Good Masters! Sweet Ladies! by Laura Amy Schlitz

  • Title: Good Masters! Sweet Ladies! Voices from a Medieval Village
  • Author: Laura Amy Schlitz
  • Illustrator: Robert Byrd
  • Publisher: Candlewick Press
  • Year Published: 2007
  • ISBN: 0763615781
  • List Price: $19.99
  • Page Count: 96
  • Age Range: 10-14
  • Genre: historical fiction
  • Award(s): Newbery Medal Winner; more here.

Author information: Laura Amy Schlitz is a librarian, playwright, and children’s book author. She does not have a website, but her publisher, Candlewick Press, has a short biography of her. Schlitz has been a school librarian for over thirteen years and cites the children she works with as a source of inspiration for her. She also spent time touring the country with a children’s theater company. Publisher’s Weekly did an interview with Schlitz after the release of her Newbery Honor book, Splendors and Glooms. In the interview, PW asks her many questions about her new book as well as questions about her writing habits. She admits that she sometimes finds it difficult to sit down and focus on writing, but she has a 30 minute trick to keep herself motivated. She forces herself to write, with no distractions, for a full half hour. After that, if she is uninspired she allows herself to stop, but if she’s in a groove she will keep writing. Schlitz also says that she would never quit her school librarian job to write full time because the children there are her inspiration and give her energy.

Reviews: Kirkus, Publisher’s Weekly, and Booklist all gave this title starred reviews. All of these reviews comment upon the fact that each character has a distinct voice that separates him or her from the others while still maintaining a cohesive flow to the book. They also comment on how the artwork enhances the monologues and the fact that the historical asides and pages of background information are lively and unobtrusive. Booklist says, “although often the characters’ specific concerns are very much of their time, their outlooks and emotional states will be familiar to young people today”.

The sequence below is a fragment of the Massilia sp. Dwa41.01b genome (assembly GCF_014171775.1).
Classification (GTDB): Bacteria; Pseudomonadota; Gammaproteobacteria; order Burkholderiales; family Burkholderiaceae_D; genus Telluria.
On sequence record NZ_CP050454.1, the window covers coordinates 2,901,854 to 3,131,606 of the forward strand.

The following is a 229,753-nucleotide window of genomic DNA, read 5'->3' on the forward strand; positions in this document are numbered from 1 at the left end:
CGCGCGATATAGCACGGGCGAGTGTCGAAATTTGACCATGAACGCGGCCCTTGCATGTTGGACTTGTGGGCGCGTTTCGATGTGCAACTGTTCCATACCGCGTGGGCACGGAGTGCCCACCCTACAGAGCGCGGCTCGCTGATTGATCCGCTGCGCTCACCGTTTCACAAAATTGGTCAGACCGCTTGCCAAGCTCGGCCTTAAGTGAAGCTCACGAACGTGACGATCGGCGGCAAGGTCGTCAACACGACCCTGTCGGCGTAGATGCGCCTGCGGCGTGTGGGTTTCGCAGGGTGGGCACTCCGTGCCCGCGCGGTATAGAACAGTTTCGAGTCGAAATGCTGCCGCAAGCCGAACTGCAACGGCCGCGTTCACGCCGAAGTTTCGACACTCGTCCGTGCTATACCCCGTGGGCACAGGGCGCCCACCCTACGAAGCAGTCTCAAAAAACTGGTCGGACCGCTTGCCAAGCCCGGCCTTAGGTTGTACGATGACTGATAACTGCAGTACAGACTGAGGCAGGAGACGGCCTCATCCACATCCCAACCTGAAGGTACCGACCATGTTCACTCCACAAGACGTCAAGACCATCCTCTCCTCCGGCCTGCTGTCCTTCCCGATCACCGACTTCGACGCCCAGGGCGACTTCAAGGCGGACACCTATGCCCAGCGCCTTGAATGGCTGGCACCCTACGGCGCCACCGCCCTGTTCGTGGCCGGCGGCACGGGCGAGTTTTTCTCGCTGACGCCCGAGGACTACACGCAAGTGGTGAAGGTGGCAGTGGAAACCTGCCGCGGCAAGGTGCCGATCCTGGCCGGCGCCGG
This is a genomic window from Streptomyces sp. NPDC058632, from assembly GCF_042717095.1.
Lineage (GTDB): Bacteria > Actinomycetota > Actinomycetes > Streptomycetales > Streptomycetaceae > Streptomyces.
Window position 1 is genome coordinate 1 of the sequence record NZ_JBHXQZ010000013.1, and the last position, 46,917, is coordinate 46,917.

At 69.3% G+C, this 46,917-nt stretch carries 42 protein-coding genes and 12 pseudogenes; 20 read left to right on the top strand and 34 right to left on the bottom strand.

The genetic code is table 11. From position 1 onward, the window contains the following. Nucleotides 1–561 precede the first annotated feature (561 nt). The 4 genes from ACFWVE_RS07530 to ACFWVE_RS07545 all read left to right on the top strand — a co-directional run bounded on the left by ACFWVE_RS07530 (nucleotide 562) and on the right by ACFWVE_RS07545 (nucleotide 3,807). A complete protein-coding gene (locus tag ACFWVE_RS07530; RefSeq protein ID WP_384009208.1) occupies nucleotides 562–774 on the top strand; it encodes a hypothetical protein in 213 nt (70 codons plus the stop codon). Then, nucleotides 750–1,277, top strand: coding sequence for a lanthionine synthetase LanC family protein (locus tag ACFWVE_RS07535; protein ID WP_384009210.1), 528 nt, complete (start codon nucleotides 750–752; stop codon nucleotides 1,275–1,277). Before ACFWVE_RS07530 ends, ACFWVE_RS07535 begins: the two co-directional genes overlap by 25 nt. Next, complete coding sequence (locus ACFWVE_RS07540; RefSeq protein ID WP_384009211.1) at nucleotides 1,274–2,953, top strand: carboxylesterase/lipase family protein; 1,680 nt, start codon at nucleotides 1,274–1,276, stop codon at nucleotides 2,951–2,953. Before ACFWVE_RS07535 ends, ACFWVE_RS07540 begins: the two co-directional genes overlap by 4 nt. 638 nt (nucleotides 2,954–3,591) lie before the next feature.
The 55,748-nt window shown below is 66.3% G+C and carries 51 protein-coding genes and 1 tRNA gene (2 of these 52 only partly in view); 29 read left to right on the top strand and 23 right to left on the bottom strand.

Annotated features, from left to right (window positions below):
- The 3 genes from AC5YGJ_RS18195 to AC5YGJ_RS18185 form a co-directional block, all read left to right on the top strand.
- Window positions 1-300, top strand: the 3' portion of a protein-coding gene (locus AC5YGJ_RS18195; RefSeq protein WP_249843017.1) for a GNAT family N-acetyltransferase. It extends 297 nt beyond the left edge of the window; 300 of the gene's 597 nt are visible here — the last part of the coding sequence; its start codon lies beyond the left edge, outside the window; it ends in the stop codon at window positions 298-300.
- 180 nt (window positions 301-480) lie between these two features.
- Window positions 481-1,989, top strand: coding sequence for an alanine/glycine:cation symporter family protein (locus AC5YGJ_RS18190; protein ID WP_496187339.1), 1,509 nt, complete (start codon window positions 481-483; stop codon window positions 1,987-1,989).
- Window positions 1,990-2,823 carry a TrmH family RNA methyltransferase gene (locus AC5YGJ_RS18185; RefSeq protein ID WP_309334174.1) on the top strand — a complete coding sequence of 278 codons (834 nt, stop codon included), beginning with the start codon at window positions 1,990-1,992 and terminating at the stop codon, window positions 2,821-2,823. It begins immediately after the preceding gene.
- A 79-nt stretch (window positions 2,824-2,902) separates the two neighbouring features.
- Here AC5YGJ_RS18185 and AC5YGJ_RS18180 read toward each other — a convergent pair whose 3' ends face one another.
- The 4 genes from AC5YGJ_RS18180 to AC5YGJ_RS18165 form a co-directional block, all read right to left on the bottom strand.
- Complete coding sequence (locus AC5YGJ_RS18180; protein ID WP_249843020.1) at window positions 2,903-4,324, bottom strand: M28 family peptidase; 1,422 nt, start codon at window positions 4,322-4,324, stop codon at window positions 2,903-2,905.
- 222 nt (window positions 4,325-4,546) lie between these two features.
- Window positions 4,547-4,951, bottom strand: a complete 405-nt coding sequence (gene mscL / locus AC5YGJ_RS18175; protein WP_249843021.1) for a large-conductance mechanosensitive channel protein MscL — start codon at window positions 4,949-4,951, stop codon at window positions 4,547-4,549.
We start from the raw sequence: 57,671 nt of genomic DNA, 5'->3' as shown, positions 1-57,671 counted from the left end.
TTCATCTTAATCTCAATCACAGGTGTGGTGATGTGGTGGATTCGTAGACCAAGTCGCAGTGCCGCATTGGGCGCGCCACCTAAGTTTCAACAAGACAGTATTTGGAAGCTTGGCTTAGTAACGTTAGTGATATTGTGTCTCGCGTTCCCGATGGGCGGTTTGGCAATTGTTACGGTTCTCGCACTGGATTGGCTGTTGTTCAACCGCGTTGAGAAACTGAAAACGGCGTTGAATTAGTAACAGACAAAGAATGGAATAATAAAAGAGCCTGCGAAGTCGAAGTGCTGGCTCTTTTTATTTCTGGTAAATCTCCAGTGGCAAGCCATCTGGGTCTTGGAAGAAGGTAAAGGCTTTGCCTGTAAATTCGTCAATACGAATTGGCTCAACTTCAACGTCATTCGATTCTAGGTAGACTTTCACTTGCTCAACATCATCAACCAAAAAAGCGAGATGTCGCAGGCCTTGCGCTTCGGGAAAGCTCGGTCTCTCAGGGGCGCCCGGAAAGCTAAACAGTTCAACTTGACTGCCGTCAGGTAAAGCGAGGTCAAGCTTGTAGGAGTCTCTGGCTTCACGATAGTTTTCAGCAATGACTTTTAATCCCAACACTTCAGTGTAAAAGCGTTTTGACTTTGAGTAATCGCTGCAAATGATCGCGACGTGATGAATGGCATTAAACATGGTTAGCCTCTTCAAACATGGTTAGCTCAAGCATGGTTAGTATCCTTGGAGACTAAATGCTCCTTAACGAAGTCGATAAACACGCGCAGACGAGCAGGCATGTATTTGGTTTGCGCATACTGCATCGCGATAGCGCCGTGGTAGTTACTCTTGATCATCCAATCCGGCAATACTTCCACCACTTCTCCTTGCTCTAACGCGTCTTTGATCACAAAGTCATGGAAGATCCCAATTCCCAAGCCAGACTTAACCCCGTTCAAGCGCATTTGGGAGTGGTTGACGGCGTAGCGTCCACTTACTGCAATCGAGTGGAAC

Readers annotation: Ever wondered what life was like in a medieval village?

Summary: This book depicts what life was like in medieval times through the use of 23 unique characters, all with a monologue or two person scene devoted to their perspective. These characters range from nobility, such as Isobel, the Lord’s daughter who is angry and hurt by the fact that one of the village children threw mud at her, to the lower classes, such as Giles, a beggar boy who swindles locals with his father. Other voices include those of a glassblower’s apprentice, a varlet’s child, the Lord’s nephew, and the money-lender’s son, among others. Each of these characters offers a look at life during the medieval period from their unique points of view, which sometimes overlap or contradict each other. Interspersed with these stories is background information about the time, such as the experience of Jews in medieval society or the purpose of pilgrimages.